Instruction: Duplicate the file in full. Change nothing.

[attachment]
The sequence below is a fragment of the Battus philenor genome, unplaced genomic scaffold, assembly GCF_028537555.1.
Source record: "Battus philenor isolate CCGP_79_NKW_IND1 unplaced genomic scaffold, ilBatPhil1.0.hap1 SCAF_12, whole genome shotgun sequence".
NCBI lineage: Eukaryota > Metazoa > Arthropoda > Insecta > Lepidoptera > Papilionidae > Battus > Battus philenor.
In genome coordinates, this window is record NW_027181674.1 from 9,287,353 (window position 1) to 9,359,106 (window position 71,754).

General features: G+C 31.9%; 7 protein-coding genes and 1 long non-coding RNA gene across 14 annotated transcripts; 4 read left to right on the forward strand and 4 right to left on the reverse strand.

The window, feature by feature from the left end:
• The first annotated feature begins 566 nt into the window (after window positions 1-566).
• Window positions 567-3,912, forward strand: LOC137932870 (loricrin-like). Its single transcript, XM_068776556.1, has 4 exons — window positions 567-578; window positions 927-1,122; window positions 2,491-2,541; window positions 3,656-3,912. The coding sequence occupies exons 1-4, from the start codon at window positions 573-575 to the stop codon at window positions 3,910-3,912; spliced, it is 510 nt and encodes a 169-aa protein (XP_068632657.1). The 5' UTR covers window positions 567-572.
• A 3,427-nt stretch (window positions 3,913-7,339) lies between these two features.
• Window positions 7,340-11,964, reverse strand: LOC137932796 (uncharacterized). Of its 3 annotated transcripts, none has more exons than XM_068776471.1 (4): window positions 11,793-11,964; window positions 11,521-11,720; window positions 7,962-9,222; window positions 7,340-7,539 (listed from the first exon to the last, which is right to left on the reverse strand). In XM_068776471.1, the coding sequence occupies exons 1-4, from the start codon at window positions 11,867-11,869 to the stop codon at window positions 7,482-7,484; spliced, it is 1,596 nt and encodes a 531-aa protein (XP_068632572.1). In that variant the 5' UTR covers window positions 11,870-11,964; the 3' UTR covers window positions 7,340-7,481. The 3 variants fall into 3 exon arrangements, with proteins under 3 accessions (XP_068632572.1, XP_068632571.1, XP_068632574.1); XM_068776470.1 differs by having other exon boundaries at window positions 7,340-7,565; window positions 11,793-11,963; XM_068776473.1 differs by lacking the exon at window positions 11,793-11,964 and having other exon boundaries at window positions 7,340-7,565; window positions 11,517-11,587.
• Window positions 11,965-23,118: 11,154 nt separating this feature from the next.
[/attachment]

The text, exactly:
The sequence below is a fragment of the Battus philenor genome, unplaced genomic scaffold, assembly GCF_028537555.1.
Source record: "Battus philenor isolate CCGP_79_NKW_IND1 unplaced genomic scaffold, ilBatPhil1.0.hap1 SCAF_12, whole genome shotgun sequence".
NCBI lineage: Eukaryota > Metazoa > Arthropoda > Insecta > Lepidoptera > Papilionidae > Battus > Battus philenor.
In genome coordinates, this window is record NW_027181674.1 from 9,287,353 (window position 1) to 9,359,106 (window position 71,754).

General features: G+C 31.9%; 7 protein-coding genes and 1 long non-coding RNA gene across 14 annotated transcripts; 4 read left to right on the forward strand and 4 right to left on the reverse strand.

The window, feature by feature from the left end:
• The first annotated feature begins 566 nt into the window (after window positions 1-566).
• Window positions 567-3,912, forward strand: LOC137932870 (loricrin-like). Its single transcript, XM_068776556.1, has 4 exons — window positions 567-578; window positions 927-1,122; window positions 2,491-2,541; window positions 3,656-3,912. The coding sequence occupies exons 1-4, from the start codon at window positions 573-575 to the stop codon at window positions 3,910-3,912; spliced, it is 510 nt and encodes a 169-aa protein (XP_068632657.1). The 5' UTR covers window positions 567-572.
• A 3,427-nt stretch (window positions 3,913-7,339) lies between these two features.
• Window positions 7,340-11,964, reverse strand: LOC137932796 (uncharacterized). Of its 3 annotated transcripts, none has more exons than XM_068776471.1 (4): window positions 11,793-11,964; window positions 11,521-11,720; window positions 7,962-9,222; window positions 7,340-7,539 (listed from the first exon to the last, which is right to left on the reverse strand). In XM_068776471.1, the coding sequence occupies exons 1-4, from the start codon at window positions 11,867-11,869 to the stop codon at window positions 7,482-7,484; spliced, it is 1,596 nt and encodes a 531-aa protein (XP_068632572.1). In that variant the 5' UTR covers window positions 11,870-11,964; the 3' UTR covers window positions 7,340-7,481. The 3 variants fall into 3 exon arrangements, with proteins under 3 accessions (XP_068632572.1, XP_068632571.1, XP_068632574.1); XM_068776470.1 differs by having other exon boundaries at window positions 7,340-7,565; window positions 11,793-11,963; XM_068776473.1 differs by lacking the exon at window positions 11,793-11,964 and having other exon boundaries at window positions 7,340-7,565; window positions 11,517-11,587.
• Window positions 11,965-23,118: 11,154 nt separating this feature from the next.